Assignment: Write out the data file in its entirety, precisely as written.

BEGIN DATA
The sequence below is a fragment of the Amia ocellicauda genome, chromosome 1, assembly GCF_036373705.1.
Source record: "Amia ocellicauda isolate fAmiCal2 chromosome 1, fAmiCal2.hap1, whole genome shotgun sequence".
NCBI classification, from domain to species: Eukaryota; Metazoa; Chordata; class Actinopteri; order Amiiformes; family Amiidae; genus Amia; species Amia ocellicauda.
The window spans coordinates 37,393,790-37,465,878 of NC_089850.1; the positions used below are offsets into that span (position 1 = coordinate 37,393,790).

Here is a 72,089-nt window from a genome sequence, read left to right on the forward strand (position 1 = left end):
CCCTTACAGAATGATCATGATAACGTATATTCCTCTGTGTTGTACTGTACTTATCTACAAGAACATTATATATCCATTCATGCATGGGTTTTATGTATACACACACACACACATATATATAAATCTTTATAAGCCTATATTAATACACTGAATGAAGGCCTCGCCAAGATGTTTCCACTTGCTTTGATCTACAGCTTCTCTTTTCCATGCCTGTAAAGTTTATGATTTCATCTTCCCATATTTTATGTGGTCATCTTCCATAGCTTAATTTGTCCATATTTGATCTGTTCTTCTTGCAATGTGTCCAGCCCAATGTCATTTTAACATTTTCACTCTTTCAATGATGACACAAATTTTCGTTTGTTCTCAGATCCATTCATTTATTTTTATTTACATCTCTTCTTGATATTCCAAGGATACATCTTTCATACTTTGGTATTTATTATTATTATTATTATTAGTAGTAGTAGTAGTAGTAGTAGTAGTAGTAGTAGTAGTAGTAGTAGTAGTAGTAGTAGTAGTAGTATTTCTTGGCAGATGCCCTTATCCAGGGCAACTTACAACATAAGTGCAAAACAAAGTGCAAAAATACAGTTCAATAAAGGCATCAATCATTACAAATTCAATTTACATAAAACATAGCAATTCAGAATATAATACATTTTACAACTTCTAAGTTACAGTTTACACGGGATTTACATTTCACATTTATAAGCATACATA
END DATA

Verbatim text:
The sequence below is a fragment of the Amia ocellicauda genome, chromosome 1, assembly GCF_036373705.1.
Source record: "Amia ocellicauda isolate fAmiCal2 chromosome 1, fAmiCal2.hap1, whole genome shotgun sequence".
NCBI classification, from domain to species: Eukaryota; Metazoa; Chordata; class Actinopteri; order Amiiformes; family Amiidae; genus Amia; species Amia ocellicauda.
The window spans coordinates 37,393,790-37,465,878 of NC_089850.1; the positions used below are offsets into that span (position 1 = coordinate 37,393,790).

Here is a 72,089-nt window from a genome sequence, read left to right on the forward strand (position 1 = left end):
CCCTTACAGAATGATCATGATAACGTATATTCCTCTGTGTTGTACTGTACTTATCTACAAGAACATTATATATCCATTCATGCATGGGTTTTATGTATACACACACACACACATATATATAAATCTTTATAAGCCTATATTAATACACTGAATGAAGGCCTCGCCAAGATGTTTCCACTTGCTTTGATCTACAGCTTCTCTTTTCCATGCCTGTAAAGTTTATGATTTCATCTTCCCATATTTTATGTGGTCATCTTCCATAGCTTAATTTGTCCATATTTGATCTGTTCTTCTTGCAATGTGTCCAGCCCAATGTCATTTTAACATTTTCACTCTTTCAATGATGACACAAATTTTCGTTTGTTCTCAGATCCATTCATTTATTTTTATTTACATCTCTTCTTGATATTCCAAGGATACATCTTTCATACTTTGGTATTTATTATTATTATTATTATTAGTAGTAGTAGTAGTAGTAGTAGTAGTAGTAGTAGTAGTAGTAGTAGTAGTAGTAGTAGTAGTAGTATTTCTTGGCAGATGCCCTTATCCAGGGCAACTTACAACATAAGTGCAAAACAAAGTGCAAAAATACAGTTCAATAAAGGCATCAATCATTACAAATTCAATTTACATAAAACATAGCAATTCAGAATATAATACATTTTACAACTTCTAAGTTACAGTTTACACGGGATTTACATTTCACATTTATAAGCATACATA